Tuesday, June 6, 2017

A rib-tickling Q & A with Phillip Ardagh, author of "The Secret Diary of John Drawbridge" (Nosy Crow)

Phillip Ardagh, author of awesome "The Secret Diary of John Drawbridge" available now from Nosy Crow / National Trust
We're making room on the blog today for one mighty beard, and one mighty author. Phillip Ardagh, genius behind the new "Secret Diary" series has unleashed "The Secret Diary of John Drawbridge" on the world with a hysterical historical take on Medieval life. You can find out what we thought of it in our chapter book roundup a wee while ago here - but in the meantime here's Phillip with a Q & A session to talk about his new book series.

Did you visit any particular National Trust properties as research for The Secret Diaries series?

The honest answer is “yes and no”, which may not be very helpful but is the truth. I’ve been a member of the National Trust for donkey’s years – not to be confused with donkey’s EARS – and have been visiting National Trust since -- *lowers voice* -- the 1960s. So I have, in effect – and in a car AND on foot – been researching these Secret Diaries for forty or so years before I even knew I was going to write them. I’m also very fortunate that my favourite castle in Britain is less than an hour from my house by catapult. (Admittedly, it has to be a very large catapult and fired by an expert.) It’s Bodiam Castle on the Kent/East Sussex border. It even has an amazing moat, full of ENORMOUS koi carp which nibble the ducks’ feet whenever anyone throws bird food into the water. Although Bodiam is very much a ruin on the inside, it looks very much intact from the outside – except for the missing barbican (the gatehouse on its own tiny ‘island’) – and I certainly visited it more than once whilst writing John Drawbridge, and snooped around all sorts of other National Trust castles. We even launched John Drawbridge at Wray Castle in the Lake District (even though that’s not a medieval one)!

You say you’ve been visiting National Trust properties since childhood. Did they inspire your interest in history?

Yes. Absolutely. National Trust houses and castles and land certainly helped bring history to life for me. To be in a room with low doorways and wooden beams and dark wooden furniture, looking at the tools people used, the embroidery they made, the documents they wrote, the gardens they designed and tended… it gave me a real sense of people in the past having been living, breathing people in some ways so similar to me and yet so different. It really fired my imagination both for a love of history but also of writing fiction too; imagining all the excitement and skulduggery that must have gone on in these places. The good times, bad times and funny, happy and sad moments. I feel a song coming on…

What makes the Secret Diaries series different?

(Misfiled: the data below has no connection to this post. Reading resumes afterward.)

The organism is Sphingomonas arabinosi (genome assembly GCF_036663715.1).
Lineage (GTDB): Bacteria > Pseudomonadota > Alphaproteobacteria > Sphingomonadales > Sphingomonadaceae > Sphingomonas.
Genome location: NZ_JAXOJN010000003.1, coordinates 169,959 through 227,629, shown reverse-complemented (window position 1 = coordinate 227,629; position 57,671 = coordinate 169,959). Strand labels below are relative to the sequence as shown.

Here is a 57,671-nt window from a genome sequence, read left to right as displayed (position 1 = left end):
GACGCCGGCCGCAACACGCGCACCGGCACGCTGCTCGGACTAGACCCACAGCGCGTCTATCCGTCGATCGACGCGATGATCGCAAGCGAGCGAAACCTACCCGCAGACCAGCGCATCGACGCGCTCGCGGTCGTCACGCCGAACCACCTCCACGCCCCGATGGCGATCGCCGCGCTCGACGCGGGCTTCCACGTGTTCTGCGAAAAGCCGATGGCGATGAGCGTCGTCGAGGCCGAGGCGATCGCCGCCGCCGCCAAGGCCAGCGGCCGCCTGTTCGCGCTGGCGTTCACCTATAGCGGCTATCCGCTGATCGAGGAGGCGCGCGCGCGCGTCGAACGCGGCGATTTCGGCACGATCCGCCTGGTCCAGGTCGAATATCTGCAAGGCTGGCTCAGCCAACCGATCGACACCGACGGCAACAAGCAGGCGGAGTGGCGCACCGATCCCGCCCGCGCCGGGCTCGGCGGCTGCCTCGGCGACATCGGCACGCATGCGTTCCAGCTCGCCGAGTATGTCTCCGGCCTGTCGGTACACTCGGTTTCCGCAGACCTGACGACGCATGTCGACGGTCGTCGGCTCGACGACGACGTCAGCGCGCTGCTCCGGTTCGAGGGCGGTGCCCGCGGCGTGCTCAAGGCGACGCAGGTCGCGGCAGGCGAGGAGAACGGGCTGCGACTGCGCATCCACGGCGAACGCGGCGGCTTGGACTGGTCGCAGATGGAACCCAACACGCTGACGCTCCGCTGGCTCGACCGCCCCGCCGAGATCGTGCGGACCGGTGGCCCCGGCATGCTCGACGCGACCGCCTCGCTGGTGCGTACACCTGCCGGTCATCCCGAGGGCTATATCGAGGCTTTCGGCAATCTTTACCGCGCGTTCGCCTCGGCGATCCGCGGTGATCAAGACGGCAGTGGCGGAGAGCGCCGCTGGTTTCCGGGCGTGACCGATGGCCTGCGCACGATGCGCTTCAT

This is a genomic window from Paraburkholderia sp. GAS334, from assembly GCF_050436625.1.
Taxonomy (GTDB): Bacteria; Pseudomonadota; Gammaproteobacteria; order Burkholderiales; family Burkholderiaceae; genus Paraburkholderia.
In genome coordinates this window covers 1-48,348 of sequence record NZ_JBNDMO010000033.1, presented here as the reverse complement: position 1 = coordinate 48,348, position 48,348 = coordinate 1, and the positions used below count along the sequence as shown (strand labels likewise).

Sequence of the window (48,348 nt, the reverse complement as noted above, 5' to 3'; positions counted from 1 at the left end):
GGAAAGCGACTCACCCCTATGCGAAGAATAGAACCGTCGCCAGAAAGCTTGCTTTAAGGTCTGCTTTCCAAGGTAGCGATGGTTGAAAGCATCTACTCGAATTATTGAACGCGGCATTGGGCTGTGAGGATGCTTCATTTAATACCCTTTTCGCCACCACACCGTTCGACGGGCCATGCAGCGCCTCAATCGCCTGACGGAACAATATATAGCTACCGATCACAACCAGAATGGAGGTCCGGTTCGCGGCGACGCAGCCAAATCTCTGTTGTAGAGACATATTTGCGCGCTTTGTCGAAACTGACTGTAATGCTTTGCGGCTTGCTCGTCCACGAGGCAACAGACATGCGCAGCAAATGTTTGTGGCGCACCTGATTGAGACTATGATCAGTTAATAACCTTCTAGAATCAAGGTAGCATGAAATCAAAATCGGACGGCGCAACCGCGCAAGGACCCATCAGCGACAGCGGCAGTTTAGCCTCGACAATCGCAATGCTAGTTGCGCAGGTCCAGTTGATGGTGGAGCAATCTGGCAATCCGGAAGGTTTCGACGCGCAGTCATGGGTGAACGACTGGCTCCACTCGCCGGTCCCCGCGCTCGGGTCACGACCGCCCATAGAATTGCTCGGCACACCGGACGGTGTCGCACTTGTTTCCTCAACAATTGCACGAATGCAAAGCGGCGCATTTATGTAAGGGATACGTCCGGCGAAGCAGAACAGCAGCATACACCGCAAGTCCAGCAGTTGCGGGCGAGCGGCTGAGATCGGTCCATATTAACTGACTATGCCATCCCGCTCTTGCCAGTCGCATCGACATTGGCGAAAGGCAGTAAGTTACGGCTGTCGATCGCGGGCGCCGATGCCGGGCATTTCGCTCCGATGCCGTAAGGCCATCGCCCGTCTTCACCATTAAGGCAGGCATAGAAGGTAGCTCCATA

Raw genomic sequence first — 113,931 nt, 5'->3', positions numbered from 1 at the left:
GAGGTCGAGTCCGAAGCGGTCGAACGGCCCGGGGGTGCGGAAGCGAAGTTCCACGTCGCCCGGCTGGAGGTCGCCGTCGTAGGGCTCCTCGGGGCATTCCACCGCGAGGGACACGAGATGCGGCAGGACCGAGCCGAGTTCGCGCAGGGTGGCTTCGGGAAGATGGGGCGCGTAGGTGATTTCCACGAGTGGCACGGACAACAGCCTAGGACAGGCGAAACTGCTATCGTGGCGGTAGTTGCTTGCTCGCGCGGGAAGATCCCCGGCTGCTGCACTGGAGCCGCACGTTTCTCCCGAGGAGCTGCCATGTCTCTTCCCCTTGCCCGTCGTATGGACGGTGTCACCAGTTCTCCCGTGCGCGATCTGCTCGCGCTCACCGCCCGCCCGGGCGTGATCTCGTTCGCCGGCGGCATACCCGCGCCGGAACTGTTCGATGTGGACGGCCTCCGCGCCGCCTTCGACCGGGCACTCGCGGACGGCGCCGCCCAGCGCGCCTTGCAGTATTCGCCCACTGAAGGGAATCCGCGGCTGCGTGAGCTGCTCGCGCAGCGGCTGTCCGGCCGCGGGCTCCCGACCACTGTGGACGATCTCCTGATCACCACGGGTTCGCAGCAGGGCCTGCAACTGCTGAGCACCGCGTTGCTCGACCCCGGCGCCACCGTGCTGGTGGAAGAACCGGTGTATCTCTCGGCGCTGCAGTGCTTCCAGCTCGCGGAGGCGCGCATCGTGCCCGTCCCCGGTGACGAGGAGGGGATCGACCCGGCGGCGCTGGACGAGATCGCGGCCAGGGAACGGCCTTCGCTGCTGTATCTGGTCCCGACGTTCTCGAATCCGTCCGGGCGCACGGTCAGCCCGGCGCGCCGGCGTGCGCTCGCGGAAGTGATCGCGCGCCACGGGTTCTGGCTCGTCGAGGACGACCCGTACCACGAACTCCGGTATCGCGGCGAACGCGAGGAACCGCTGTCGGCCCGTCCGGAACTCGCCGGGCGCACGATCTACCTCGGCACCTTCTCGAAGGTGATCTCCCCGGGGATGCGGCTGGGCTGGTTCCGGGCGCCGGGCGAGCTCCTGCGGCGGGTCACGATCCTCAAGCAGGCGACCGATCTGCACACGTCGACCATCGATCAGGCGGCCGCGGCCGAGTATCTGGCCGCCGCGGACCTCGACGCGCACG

Well, for a start, I have to mention the design and Jamie Littler’s illustrations. I think he was signed up for the series even before I was. He has the unenviable task of:

1. working with me. (I can be a stickler for detail AND get my beard hairs everywhere.)

2. having to draw funny, exciting pictures whilst:

3. having to be historically accurate, not just ‘no potatoes in the medieval kitchens’ or ‘no forks at the medieval table’ but also just the right kind of uniform a particular maid might wear or the shape of a window in the background. This is the National Trust we’re talking about! We need to get things spot on.

The other BIG difference with the Secret Diaries series is just how funny they are – I hope! *Tumbleweed rolls past* *No one even cracks a smile* -- yet how fact-packed and hopefully exciting they are too. That’s why I came up with the patch on the front of each book which reads: ONLY THE FACTS ARE TRUE! (which is, in itself, a very silly thing to say). Each diary is written in a voice a touch/a tad/a tiny bit how the character might have spoken in those days, but with a comic twist. I had enormous fun writing them, combining two of my greatest loves: comedy and humour (but not my third love: cake).

Could you give us your Top Five Favourite Medieval Facts you either used in the Secret Diary of John Drawbridge, or discovered when researching the book.

1. It was good manners to burp and throw bones on the floor during a banquet. (I bet the dogs were pleased about that.)

2. Willy-bum-poo style swearing and humour was perfectly acceptable in polite society – in a way it wouldn’t be today. *Shocked silence!* -- but blasphemy – “Oh God!” and the like -- was taken MUCH more seriously.

3. Ammunition for trebuchet – giant catapults – included everything from rocks and animal poo to dead horses. Anything to upset the enemy!

4. Even children drank beer. It was weaker than the usual stuff and called ‘small beer’ but it was still beer… and much less horrible than water.

5. Castle moats were usually full of – er – stuff which fell from the garderobes (the castle toilets). Yerch. Might I suggest no swimming?

So, er, on that note we’ll leave you with the most excellent news that The Secret Diary of John Drawbridge, Medieval Knight in Training is out now, and The Secret Diary of Jane Pinny, Victorian House Maid and Accidental Detective, will be published on 7th September. Exciting stuff!

Illustrations © Jamie Littler 2017

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